Our financial adviser put $300K into a REIT. That money is likely lost.


Question: Ten years ago our financial adviser put about $300,000 of our money into a non-traded REIT. In the prospectus, the REIT indicated that in six or less years it was going public. It didn’t take very long and the REIT stopped paying dividends. We are now getting stock to compensate for cash. Our feeling is that we will never recoup our money. We also have reason to believe that our financial advisor got a hefty origination fee that we believe was in excess of $25K. Does this seem ethical? What should we do? (Looking for a new financial adviser? This free tool can match you to a fiduciary adviser who might meet your needs.)

Answer:  Losing money is never fun, but it doesn’t mean your adviser was necessarily unethical — though they could have been. “Getting paid for recommending an investment is not unethical. Knowingly placing an investor in a bad investment for the betterment of the adviser would be unethical. You would have to know that the adviser did not believe that the investment would be beneficial to the investor, and that is often impossible to know or prove,” says certified financial planner Anthony Ferreira at WorthPointe Wealth Management. 

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That said, it appears you’re asking the correct questions. “I would ask for a full accounting of the performance since the REIT was initially purchased. How much have you received in dividends and stock since the initial purchase date? Was there any appreciation in the stock price? The performance across various sectors, including real estate, has been favorable since 2013, so it’s surprising to see you’re down on your initial investment,” says certified financial planner Ryan Haiss at Flynn Zito Capital Management.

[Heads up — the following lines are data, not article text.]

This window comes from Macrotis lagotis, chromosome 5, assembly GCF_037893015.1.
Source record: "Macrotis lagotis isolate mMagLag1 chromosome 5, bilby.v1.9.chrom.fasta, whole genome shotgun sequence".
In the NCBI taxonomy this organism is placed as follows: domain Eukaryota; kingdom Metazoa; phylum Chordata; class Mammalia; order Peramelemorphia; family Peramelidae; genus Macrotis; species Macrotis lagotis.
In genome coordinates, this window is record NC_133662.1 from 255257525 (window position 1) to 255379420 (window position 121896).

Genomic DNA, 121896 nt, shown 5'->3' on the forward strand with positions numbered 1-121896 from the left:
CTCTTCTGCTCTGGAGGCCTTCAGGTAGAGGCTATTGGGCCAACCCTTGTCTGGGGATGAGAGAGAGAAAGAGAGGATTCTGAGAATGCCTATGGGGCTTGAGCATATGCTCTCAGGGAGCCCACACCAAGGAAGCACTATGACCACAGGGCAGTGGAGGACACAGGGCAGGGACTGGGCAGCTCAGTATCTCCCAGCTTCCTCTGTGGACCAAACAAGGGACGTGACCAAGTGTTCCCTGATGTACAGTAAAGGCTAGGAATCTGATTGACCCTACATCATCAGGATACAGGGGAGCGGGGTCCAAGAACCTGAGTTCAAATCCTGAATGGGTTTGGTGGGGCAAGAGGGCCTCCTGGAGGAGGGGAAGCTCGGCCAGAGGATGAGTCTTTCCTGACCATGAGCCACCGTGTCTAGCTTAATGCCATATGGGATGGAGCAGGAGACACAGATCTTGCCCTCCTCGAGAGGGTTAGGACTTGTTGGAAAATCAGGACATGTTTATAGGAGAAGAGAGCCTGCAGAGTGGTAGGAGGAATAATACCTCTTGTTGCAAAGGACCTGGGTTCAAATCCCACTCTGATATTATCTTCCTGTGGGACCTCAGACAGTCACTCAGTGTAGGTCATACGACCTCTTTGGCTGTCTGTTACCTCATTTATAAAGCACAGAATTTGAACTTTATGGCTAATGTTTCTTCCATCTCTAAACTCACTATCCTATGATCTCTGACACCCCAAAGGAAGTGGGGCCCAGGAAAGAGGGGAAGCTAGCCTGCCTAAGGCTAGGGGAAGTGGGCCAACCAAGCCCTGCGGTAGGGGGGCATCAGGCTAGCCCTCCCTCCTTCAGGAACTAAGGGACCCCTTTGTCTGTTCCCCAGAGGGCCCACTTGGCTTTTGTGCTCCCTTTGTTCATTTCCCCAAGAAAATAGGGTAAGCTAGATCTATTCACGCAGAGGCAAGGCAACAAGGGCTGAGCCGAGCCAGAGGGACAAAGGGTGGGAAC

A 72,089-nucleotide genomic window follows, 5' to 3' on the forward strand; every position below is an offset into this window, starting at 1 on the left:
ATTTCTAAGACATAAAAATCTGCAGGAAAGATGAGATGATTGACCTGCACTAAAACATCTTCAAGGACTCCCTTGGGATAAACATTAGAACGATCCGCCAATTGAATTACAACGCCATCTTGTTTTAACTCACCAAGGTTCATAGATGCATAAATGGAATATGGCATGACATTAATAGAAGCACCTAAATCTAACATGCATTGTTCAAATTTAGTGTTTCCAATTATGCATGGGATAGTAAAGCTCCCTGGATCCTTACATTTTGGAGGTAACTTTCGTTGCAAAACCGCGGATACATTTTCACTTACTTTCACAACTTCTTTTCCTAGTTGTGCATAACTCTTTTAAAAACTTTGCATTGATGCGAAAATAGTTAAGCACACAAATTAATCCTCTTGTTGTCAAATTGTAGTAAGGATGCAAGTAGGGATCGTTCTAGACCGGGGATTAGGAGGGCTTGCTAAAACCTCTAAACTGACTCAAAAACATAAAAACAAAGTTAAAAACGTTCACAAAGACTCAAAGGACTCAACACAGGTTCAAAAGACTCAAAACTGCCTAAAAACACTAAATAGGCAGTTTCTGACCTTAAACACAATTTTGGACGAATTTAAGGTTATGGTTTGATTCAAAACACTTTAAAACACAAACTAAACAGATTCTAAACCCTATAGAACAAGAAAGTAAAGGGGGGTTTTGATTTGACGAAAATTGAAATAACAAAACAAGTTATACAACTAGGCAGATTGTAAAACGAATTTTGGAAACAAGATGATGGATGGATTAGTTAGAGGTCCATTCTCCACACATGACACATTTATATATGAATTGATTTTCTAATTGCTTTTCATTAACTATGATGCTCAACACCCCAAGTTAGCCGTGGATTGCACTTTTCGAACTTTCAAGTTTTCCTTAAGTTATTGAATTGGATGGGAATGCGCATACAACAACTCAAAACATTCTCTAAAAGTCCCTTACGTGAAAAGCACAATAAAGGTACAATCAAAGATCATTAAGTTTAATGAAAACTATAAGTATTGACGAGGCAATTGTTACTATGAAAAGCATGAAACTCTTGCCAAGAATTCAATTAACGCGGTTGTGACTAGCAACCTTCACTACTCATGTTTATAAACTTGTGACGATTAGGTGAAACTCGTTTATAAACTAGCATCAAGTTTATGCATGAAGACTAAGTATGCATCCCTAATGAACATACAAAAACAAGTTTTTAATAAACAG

If you do the math, $25,000 on $300,000 is 8.3% which is significantly higher than a traditional 1% fee for assets under management — but it’s actually lower than the front end fees and sales commissions on a REIT, which are commonly in the 9% to 10% range. 

Moving forward, you should gather all of your documentation, like sales materials or a prospectus you received when you first bought the investment. “Look for any new account forms you may have signed and consider contacting an attorney who specializes in securities arbitration. Based on the fact pattern, they might advise you to seek arbitration and try to recover some or all of your losses,” says Jim Hemphill, certified financial planner at TGS Financial. 

Indeed, if your adviser is a commissioned broker who works for a big investment firm, you may have a cause for action against them. “Even if your adviser isn’t or wasn’t a fiduciary, they still must follow a standard of suitability and their manager has a duty of supervision. If your adviser is a fiduciary, like a Registered Investment Adviser or a CFP, they may be subject to more stringent rules,” says Hemphill. 

Why REITs?